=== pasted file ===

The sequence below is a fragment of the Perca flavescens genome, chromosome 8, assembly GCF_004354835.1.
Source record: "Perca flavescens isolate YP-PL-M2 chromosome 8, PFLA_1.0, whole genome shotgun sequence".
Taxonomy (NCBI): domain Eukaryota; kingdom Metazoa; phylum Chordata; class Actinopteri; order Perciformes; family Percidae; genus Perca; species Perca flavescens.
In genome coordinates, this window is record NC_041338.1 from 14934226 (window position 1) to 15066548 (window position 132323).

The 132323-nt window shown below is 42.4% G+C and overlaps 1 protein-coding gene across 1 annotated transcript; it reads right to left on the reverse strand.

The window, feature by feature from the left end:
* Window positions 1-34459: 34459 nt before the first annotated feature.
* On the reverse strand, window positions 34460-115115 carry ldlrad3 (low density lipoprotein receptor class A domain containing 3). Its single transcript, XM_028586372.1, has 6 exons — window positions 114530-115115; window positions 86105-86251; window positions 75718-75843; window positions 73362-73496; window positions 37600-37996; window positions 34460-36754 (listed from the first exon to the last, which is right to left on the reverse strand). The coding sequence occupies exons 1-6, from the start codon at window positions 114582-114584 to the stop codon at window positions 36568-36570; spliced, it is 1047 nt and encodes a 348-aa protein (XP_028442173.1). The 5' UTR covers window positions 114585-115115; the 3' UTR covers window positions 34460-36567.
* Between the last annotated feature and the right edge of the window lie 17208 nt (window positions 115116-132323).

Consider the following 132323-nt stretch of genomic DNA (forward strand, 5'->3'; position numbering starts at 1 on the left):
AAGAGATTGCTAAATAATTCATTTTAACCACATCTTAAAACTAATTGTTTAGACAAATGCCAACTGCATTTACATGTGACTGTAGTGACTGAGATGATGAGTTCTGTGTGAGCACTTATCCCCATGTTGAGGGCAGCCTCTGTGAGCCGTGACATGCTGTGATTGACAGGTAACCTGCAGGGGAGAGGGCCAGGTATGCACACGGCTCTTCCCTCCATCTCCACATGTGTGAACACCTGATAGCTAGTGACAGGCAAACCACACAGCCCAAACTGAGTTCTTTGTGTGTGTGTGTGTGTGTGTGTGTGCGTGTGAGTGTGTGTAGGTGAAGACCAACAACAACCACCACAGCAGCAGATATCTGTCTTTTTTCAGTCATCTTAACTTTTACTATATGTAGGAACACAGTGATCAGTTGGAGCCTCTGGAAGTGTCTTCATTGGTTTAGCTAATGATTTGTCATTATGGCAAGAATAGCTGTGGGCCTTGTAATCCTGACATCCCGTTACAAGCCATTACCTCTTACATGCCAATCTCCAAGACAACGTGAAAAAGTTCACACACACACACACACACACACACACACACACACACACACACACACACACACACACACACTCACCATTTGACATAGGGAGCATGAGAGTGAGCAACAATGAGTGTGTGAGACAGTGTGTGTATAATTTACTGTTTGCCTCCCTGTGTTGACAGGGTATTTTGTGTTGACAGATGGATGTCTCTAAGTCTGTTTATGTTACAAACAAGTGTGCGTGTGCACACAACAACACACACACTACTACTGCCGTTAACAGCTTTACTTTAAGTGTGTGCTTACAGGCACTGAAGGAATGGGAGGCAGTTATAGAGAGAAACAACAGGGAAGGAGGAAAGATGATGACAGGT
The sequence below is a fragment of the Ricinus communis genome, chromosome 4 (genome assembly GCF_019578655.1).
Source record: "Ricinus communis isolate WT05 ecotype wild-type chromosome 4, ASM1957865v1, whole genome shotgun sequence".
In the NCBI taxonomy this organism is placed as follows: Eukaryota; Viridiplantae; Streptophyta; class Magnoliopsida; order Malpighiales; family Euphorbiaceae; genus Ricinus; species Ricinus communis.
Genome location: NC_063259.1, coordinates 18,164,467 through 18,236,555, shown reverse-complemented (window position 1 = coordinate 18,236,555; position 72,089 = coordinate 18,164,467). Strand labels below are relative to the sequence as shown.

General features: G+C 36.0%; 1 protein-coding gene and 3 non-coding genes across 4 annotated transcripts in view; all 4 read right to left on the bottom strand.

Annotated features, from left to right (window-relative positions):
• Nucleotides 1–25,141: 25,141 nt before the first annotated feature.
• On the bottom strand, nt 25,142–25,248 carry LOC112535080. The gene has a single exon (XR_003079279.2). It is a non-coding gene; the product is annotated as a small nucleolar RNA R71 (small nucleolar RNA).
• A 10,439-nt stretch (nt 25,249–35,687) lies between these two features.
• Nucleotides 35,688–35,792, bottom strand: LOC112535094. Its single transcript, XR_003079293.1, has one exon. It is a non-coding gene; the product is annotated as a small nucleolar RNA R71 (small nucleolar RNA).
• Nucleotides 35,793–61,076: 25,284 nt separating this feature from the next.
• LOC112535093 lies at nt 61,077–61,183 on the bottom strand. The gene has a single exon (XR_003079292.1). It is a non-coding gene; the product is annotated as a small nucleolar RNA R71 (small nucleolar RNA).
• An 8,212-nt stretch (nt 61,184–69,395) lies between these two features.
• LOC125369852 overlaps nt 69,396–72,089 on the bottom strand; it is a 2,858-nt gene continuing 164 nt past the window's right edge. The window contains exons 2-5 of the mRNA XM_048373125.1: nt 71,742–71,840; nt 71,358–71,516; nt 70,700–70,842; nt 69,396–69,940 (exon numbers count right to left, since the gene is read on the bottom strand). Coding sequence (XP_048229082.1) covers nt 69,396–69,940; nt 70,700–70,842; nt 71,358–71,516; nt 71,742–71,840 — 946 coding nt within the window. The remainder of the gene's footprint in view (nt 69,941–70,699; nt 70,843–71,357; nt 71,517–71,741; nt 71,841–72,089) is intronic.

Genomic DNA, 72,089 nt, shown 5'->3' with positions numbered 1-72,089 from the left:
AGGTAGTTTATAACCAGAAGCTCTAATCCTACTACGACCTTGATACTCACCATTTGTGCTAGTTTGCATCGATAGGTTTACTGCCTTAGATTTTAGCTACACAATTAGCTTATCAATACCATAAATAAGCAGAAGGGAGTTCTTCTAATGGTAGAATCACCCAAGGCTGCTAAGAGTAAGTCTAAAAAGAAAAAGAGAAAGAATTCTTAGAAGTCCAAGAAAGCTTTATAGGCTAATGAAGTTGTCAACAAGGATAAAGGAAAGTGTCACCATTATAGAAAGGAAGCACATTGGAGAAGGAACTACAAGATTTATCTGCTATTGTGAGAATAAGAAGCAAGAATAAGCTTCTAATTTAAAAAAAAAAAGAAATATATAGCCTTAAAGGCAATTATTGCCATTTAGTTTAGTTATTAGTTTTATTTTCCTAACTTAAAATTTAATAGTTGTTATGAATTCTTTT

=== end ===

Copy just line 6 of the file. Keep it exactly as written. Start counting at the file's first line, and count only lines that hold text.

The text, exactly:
The window, feature by feature from the left end: